Dodge and burn is a well-known technique amongst the retouching community. Most retouchers will use it to smooth out transitions and micro-contrast on portrait, fashion, or beauty images. However, it can be utilized for any genre of photography and broader uses than just skin cleaning. It can be used to direct the viewer’s eye and create more compelling, dramatic images with a few clicks. If you shoot and edit weddings and are looking to step up your post-processing game, this article is definitely for you!
Last year we teamed up with Elia Locardi, one of the most followed landscape photographers in the world, to film "Photographing The World: Landscape Photography and Post-Processing." This is a 12-hour video tutorial on landscape photography, and today, we are releasing the first lesson for free.
The perfect black and white conversion technique will vary from photographer to photographer and rightfully so, because there’s truly no perfect technique. it’s subjective. However, there are three key areas that many photographers will overlook before exporting their files that directly influence how their final image will look.
Portrait photography is very diverse. While some enjoy the comfort of studio portraits and the flexibility it brings, others prefer the variety of backdrops the outdoors provides. While it is totally realistic to create all kinds of weather moods in the studio, it often involves a bigger budget, whereas one can achieve similar results for free by relying on the weather forecast and proper equipment choices.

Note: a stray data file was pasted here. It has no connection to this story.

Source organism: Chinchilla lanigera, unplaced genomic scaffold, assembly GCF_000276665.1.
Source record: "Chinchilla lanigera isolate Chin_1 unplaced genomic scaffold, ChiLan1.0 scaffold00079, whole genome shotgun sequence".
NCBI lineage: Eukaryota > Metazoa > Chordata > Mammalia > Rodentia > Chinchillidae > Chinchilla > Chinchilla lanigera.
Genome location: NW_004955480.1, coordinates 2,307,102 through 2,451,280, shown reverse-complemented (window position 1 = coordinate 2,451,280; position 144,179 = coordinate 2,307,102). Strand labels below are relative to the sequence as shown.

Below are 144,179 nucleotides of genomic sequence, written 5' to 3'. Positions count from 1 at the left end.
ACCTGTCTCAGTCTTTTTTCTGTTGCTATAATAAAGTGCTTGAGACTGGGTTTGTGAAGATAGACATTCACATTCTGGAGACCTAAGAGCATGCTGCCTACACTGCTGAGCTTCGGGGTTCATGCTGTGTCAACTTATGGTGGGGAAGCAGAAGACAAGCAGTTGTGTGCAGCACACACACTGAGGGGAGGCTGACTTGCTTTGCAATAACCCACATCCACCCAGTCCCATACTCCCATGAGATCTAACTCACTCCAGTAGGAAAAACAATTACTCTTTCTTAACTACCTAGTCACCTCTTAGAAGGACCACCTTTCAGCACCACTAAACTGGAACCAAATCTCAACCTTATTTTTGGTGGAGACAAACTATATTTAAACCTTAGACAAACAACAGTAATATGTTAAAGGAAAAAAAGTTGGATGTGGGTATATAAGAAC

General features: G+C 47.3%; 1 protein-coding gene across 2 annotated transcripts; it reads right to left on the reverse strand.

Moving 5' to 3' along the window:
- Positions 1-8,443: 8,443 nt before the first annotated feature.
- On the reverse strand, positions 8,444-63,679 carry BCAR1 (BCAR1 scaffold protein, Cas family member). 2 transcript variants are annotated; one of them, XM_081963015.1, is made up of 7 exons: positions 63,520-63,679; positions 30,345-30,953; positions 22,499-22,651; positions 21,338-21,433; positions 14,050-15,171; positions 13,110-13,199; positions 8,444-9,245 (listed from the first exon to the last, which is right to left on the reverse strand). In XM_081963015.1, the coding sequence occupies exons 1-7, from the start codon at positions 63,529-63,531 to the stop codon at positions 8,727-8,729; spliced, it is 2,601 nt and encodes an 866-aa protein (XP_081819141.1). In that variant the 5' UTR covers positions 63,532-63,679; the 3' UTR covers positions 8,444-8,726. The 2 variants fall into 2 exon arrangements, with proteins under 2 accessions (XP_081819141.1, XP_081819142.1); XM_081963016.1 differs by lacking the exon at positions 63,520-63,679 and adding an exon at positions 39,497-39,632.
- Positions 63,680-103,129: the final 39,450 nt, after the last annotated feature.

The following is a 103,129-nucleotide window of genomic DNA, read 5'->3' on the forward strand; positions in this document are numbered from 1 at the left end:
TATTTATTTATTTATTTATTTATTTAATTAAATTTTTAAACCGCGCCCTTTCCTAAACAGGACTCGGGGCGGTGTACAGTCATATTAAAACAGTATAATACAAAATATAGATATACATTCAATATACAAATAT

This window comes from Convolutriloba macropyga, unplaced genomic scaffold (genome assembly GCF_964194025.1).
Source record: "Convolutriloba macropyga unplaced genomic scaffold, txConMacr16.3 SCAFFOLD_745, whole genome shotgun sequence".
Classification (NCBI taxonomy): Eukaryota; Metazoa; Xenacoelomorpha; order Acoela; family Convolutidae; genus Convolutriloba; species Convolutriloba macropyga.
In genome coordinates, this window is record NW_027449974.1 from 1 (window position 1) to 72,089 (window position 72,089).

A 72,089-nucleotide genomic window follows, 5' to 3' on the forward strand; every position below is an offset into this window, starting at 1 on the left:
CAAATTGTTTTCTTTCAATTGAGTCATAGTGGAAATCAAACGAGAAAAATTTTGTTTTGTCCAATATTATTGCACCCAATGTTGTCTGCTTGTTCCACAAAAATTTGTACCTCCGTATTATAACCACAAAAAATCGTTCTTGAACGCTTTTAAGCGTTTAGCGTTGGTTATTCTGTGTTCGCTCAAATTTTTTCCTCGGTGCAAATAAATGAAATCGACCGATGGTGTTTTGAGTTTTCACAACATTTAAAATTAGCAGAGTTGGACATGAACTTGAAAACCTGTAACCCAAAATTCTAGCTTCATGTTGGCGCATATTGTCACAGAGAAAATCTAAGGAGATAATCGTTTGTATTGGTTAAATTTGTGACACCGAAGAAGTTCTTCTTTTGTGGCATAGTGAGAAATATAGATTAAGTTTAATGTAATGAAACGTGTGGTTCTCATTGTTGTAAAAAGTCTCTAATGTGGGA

Sharing your images on the web from point A to point B, in this case, from your desktop to Instagram, can be quite a hassle. You have to make a separate folder in your Dropbox, email it, or send it to yourself (there are a variety of ways), and clog up a bunch of storage on your phone. Yes, I know there several back door methods that have been discussed prior on this issue, and while Instagram has not yet made a plunge into the desktop world, we'll have to make do until then. But in the mean time, I came across this super user-friendly, free Lightroom plug-in that solidifies a solution!
When starting out in photography, one of the first things we hear about is the rule of thirds. We then venture out into the world, lining up our subjects onto imaginary intersecting lines. When we get home, we open our images into Lightroom and find that the crop tool is already set up to help us maintain this rule. But as we advance in our photography careers, we start to find that there are a lot more ways to compose an image. Luckily for us, there is a somewhat hidden option to change the overlay of the crop tool within Lightroom.
Adobe has launched their latest update to Lightroom and Photoshop in the 2015.1 update. In the Adobe Camera Raw module and Lightroom, they have developed a new feature that is something photographers in the travel, architecture, and cityscape photography industry will really find useful. It can actually change some of your old previously unusable images into great images.